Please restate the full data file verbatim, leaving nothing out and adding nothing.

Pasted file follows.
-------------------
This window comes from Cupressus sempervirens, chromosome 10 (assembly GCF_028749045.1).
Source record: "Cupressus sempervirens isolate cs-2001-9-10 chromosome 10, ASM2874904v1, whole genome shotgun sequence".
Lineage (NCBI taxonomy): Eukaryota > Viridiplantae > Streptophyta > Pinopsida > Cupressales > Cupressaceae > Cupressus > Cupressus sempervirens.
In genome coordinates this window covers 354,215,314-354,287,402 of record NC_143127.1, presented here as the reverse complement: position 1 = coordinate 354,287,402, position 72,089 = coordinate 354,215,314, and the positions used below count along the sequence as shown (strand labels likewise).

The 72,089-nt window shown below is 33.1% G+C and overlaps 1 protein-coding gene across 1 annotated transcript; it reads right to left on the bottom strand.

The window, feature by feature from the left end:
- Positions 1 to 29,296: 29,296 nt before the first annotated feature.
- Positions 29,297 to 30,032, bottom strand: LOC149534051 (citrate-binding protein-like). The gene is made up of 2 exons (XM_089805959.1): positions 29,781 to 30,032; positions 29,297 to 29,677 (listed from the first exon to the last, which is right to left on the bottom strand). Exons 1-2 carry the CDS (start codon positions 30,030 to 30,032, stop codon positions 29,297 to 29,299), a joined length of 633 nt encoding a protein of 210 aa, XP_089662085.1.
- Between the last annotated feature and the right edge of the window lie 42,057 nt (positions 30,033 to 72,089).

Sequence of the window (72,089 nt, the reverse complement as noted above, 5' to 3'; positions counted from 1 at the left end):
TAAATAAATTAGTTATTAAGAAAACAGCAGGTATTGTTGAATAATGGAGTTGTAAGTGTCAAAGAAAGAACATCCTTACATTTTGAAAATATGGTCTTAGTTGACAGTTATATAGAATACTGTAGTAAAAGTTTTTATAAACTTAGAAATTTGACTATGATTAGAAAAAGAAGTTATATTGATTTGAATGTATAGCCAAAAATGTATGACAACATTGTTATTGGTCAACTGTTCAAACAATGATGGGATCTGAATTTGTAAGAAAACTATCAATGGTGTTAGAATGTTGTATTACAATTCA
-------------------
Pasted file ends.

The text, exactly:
This window comes from Cupressus sempervirens, chromosome 10 (assembly GCF_028749045.1).
Source record: "Cupressus sempervirens isolate cs-2001-9-10 chromosome 10, ASM2874904v1, whole genome shotgun sequence".
Lineage (NCBI taxonomy): Eukaryota > Viridiplantae > Streptophyta > Pinopsida > Cupressales > Cupressaceae > Cupressus > Cupressus sempervirens.
In genome coordinates this window covers 354,215,314-354,287,402 of record NC_143127.1, presented here as the reverse complement: position 1 = coordinate 354,287,402, position 72,089 = coordinate 354,215,314, and the positions used below count along the sequence as shown (strand labels likewise).

The 72,089-nt window shown below is 33.1% G+C and overlaps 1 protein-coding gene across 1 annotated transcript; it reads right to left on the bottom strand.

The window, feature by feature from the left end:
- Positions 1 to 29,296: 29,296 nt before the first annotated feature.
- Positions 29,297 to 30,032, bottom strand: LOC149534051 (citrate-binding protein-like). The gene is made up of 2 exons (XM_089805959.1): positions 29,781 to 30,032; positions 29,297 to 29,677 (listed from the first exon to the last, which is right to left on the bottom strand). Exons 1-2 carry the CDS (start codon positions 30,030 to 30,032, stop codon positions 29,297 to 29,299), a joined length of 633 nt encoding a protein of 210 aa, XP_089662085.1.
- Between the last annotated feature and the right edge of the window lie 42,057 nt (positions 30,033 to 72,089).

Sequence of the window (72,089 nt, the reverse complement as noted above, 5' to 3'; positions counted from 1 at the left end):
TAAATAAATTAGTTATTAAGAAAACAGCAGGTATTGTTGAATAATGGAGTTGTAAGTGTCAAAGAAAGAACATCCTTACATTTTGAAAATATGGTCTTAGTTGACAGTTATATAGAATACTGTAGTAAAAGTTTTTATAAACTTAGAAATTTGACTATGATTAGAAAAAGAAGTTATATTGATTTGAATGTATAGCCAAAAATGTATGACAACATTGTTATTGGTCAACTGTTCAAACAATGATGGGATCTGAATTTGTAAGAAAACTATCAATGGTGTTAGAATGTTGTATTACAATTCA